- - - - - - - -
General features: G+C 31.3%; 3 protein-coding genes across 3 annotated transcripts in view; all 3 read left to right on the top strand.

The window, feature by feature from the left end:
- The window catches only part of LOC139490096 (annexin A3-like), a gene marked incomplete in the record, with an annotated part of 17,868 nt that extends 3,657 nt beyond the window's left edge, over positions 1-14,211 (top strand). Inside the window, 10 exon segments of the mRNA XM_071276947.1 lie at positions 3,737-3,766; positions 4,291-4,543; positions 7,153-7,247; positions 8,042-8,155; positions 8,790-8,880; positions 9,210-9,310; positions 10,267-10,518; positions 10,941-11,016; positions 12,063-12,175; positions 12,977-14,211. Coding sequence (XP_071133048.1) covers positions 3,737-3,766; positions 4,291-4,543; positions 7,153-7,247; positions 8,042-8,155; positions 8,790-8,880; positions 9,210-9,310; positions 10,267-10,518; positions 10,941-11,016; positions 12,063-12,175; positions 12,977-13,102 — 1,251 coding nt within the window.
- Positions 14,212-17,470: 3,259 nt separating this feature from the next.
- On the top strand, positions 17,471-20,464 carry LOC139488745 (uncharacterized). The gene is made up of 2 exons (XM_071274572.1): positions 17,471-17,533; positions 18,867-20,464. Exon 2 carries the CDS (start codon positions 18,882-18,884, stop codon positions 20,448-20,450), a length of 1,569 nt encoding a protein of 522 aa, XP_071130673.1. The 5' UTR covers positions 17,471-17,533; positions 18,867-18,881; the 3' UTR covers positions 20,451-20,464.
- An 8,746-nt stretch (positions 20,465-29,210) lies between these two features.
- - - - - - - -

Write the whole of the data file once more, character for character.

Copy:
General features: G+C 31.3%; 3 protein-coding genes across 3 annotated transcripts in view; all 3 read left to right on the top strand.

The window, feature by feature from the left end:
- The window catches only part of LOC139490096 (annexin A3-like), a gene marked incomplete in the record, with an annotated part of 17,868 nt that extends 3,657 nt beyond the window's left edge, over positions 1-14,211 (top strand). Inside the window, 10 exon segments of the mRNA XM_071276947.1 lie at positions 3,737-3,766; positions 4,291-4,543; positions 7,153-7,247; positions 8,042-8,155; positions 8,790-8,880; positions 9,210-9,310; positions 10,267-10,518; positions 10,941-11,016; positions 12,063-12,175; positions 12,977-14,211. Coding sequence (XP_071133048.1) covers positions 3,737-3,766; positions 4,291-4,543; positions 7,153-7,247; positions 8,042-8,155; positions 8,790-8,880; positions 9,210-9,310; positions 10,267-10,518; positions 10,941-11,016; positions 12,063-12,175; positions 12,977-13,102 — 1,251 coding nt within the window.
- Positions 14,212-17,470: 3,259 nt separating this feature from the next.
- On the top strand, positions 17,471-20,464 carry LOC139488745 (uncharacterized). The gene is made up of 2 exons (XM_071274572.1): positions 17,471-17,533; positions 18,867-20,464. Exon 2 carries the CDS (start codon positions 18,882-18,884, stop codon positions 20,448-20,450), a length of 1,569 nt encoding a protein of 522 aa, XP_071130673.1. The 5' UTR covers positions 17,471-17,533; positions 18,867-18,881; the 3' UTR covers positions 20,451-20,464.
- An 8,746-nt stretch (positions 20,465-29,210) lies between these two features.